For their part, Concord Community Schools officials late last month announced possible plans to change school day start times in order to allow for better utilization of the bus fleet.

“If you have a student bus rider, you are aware we have tremendous difficulties in efficiently transporting our students to and from school," the announcement posted to the district's website said. "We do not have enough drivers to continue moving half of our students at one time. The result is most of our buses make double runs to get all our student riders transported to and from school. As we continue to examine possible solutions, we believe the most efficient way to alleviate these difficulties is to change school day start times in order to create three groups of students beginning their school day at the same time. We are referring to this as Triple Tier Routing.”

The release goes on to note that the corporation is only in the preliminary stages of such a decision, explaining that there will be more opportunities for parents to consider the issues and share their thoughts on a possible solution in the weeks and months to come.


While by no means the norm, there are a few area school corporations that appear to have weathered the bus driver shortage a bit better than others. One of those is the Westview School Corp.

According to Yvonne Eash, transportation secretary for the corporation, while Westview is short of its ideal number of drivers, it has been able to fill all of its regular bus routes despite the shortage.

“There are some days when drivers don’t feel well in the mornings, and they can’t get a sub. But for the most part, we do have enough that we’re OK,” Eash said. “But like everyone else, you’d feel more comfortable if you had more on that roster."

Amy Rosa, director of transportation with Wa-Nee Community Schools, reported a similar experience on her end, noting that the school corporation continues to have a full driver roster and a solid pool of substitutes to back them up.

“Actually, I’m really happy to report at Wa-Nee we do not have a driver shortage,” Rosa said of the situation. “In a lot of corporations, you’ll find this huge disconnect between the schools and the buses, and our principles are very well aware that the school bus is part of the school. So when it comes to student discipline, when it comes to communication from the building to the bus, they’re just really good at bridging that gap. And that in turn helps make the driver feel like they’re a part of the school corporation in and of itself. You can feel kind of isolated as a driver, so it’s important to make sure that the drivers feel that they’re valued and that they are a part of the corporation.”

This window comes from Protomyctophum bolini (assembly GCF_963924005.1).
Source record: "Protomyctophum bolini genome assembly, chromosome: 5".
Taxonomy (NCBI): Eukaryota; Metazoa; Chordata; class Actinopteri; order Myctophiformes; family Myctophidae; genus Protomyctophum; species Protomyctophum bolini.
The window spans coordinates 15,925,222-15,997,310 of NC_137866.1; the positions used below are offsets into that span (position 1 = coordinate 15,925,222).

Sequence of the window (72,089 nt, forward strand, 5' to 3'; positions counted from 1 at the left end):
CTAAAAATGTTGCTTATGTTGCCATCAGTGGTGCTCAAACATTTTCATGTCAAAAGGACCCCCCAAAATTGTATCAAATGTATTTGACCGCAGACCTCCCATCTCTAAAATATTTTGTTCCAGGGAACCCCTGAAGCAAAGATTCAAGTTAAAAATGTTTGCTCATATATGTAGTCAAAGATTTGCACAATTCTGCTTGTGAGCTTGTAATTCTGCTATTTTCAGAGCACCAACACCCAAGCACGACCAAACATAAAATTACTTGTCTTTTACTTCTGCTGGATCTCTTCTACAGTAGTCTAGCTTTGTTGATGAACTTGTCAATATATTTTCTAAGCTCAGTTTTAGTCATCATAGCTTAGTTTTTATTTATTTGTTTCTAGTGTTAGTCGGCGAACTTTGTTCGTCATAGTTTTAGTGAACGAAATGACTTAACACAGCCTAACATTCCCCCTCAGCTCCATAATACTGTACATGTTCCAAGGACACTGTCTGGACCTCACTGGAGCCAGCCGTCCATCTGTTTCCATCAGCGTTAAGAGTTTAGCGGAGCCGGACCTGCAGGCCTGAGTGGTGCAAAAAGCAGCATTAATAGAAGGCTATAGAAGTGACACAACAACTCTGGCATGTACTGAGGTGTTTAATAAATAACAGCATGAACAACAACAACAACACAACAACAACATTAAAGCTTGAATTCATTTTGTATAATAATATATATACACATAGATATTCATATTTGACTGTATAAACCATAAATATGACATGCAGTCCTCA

Driver shortages or no, all school corporations polled acknowledged that hiring and retaining enough bus drivers is always tough, particularly when the economy is strong and there are many other companies competing for employees.

“I think that’s really one of the consequences of a great economy,” Goodman said. “People can find a lot of different types of jobs, and it takes a special kind of person to handle a bus full of kids.”

Metcalfe offered a similar sentiment with regard to the issue.

“Part of it is, bus driving really is a part-time job. It’s really about four hours a day, and it’s broken up over the course of two parts of the day. And it’s only part of the year,” Metcalfe said. “So while I think our hourly rate is probably one of the most competitive in the county, again, it’s a four-hour day, so it’s hard to get people to commit to that.”

What’s more, the requirements for becoming a bus driver can also dissuade many prospective candidates from pursuing the profession.

According to the U.S. Department of Labor’s Bureau of Labor Statistics, bus drivers today must have a commercial driver’s license (CDL), must possess a clean driving record and often may be required to pass a background check. They also must meet physical, hearing and vision requirements, and typically need a high school diploma or the equivalent.

Related Stories: